BY STEPHANIE BRADY
Professor Craig Pilant is not just a history professor at County College of Morris. He is also extremely worldly and has spent many years traveling. Pilant spent his first semester of his senior year in college at a school in Rome and has taken many trips there during his life. Now, for the past several years, he has offered the opportunity to as many students who are interested in seeing different parts of the world as well.
Since 2011, Pilant has been taking students on trips to explore Europe. In the past, students have gotten the opportunity to explore parts of England, France, Italy, Spain, Greece, and Ireland. This year, students who are interested will be able to take a grand tour of Italy from March 12-21.
“My favorite part of the trip is getting everyone to the airport on time,” Pilant said. “At that moment everyone is so excited, it’s really palpable how excited everyone is.”
Although the school does allow Pilant to set up the trips through his department, they are not official CCM events; they are planned through the company Education First College Study Tours. Traveling through this company gives the students a lot of benefits, such as hotels for housing, airfare, bus transportation, breakfast, half-price dinner costs, museum admissions, insurance for baggage, and a packed itinerary.
Most importantly, local tour guides are given and a full time tour director is assigned to the group for the whole trip to handle the logistics, offer guidance and handle any challenges the group may face. This is all included in the $3,800 cost.
“Italy is one of the most beautiful and culturally rich countries in the world, and this trip is a great chance for me to visit it,” said Victor Dziegielewski, a CCM graduate and current student at Rutgers University. “I am most looking forward to falling in love with the Italian cities and people.”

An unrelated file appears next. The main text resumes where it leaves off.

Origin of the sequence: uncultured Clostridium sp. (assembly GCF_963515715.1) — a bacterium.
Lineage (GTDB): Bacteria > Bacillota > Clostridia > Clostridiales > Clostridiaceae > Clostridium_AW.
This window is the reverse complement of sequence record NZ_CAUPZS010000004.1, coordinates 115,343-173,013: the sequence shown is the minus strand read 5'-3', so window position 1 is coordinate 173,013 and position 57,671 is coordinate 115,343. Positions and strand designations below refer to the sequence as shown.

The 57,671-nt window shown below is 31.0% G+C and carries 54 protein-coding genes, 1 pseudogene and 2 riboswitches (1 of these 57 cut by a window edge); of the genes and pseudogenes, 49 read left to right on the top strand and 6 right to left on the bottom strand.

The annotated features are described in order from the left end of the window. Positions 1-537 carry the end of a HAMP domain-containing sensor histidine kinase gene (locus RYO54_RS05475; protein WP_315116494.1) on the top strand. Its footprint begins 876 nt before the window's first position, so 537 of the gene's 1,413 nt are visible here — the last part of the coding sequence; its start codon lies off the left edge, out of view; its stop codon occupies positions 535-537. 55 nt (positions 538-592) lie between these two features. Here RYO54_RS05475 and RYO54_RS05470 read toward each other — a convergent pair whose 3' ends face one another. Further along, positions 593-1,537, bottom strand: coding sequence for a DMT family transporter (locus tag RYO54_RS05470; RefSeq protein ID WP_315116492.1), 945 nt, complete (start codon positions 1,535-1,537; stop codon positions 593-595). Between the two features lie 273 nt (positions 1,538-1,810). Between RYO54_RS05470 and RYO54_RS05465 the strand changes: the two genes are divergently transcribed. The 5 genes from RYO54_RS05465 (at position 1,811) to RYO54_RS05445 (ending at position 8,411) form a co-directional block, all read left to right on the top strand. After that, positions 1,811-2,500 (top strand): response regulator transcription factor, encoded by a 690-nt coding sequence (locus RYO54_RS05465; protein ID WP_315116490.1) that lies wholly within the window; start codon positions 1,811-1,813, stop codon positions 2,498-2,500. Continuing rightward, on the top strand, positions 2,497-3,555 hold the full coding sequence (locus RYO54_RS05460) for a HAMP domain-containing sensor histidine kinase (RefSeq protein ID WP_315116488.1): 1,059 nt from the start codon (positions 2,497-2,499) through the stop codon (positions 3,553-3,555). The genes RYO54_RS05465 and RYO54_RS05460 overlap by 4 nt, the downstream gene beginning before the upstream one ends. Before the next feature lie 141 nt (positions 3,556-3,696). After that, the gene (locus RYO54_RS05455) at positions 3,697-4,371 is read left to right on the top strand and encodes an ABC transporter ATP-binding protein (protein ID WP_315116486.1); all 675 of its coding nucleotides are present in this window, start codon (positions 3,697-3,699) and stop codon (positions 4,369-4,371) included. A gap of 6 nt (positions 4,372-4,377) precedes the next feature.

Pilant hosts at least three sessions with the travelers to acquaint them with a lot of things that they are going to experience being in a foreign country. They include learning about customs, what to expect in terms of money and dress code, and both the positive and negatives about what it means to be an American traveling overseas. He wants to help students feel more comfortable traveling and gain more knowledge about the culture they are going to experience.
“I decided to go on the trip to Italy because I love the history of it, and the art, music, and writing from the Renaissance amazes me,” said Sydney Stavis, a fine arts and drama major. “I also love the architecture, so I’m dying to see the Colosseum.”
The tour director will take the students and chaperones on formal tours each day of the trip. Every student will go on the same tours together, so that they experience the same places and no one leaves feeling like they missed out on seeing something amazing.
Not only are students going to have the opportunity to see the Colosseum, but they will also get to see many more places, including the shrine for St. Francis, the Roman Forum, the Vatican Museum, the Sistine Chapel, St. Peter’s Square, the Leaning Tower of Pisa, and the Trevi Fountain, all in the major cities of Assisi, Venice, Ravenna, Florence, Pisa, and Rome.
“The idea is that they go, they experience, they’re changed, and they come back wanting more,” Pilant said.
Pilant’s previous trips have had such a great impact on students that he sees repeats every year. For example, communication major Michele Ciz went on the Anglo-Irish Fling last March, and now she is ready and excited to go on this year’s Italy trip.
“I decided to go on this year’s trip mainly because the last trip just left that huge of a mark on me,” Ciz said. “When you actually step foot into these countries, you instantly fall in love.”
After the tours are over for the day, the cities are there for the students to explore. With their free time, students will have the opportunity to experience Italian life on their own by shopping, visiting more museums, taking Gondola rides, or eating some pizza and Gelato.
“I always tell my students who go on this trip that they will never ever be the same again,” Pilant said. “There is something about traveling overseas, especially to Europe, that transforms you and your perspective on the world as well as your role in it.”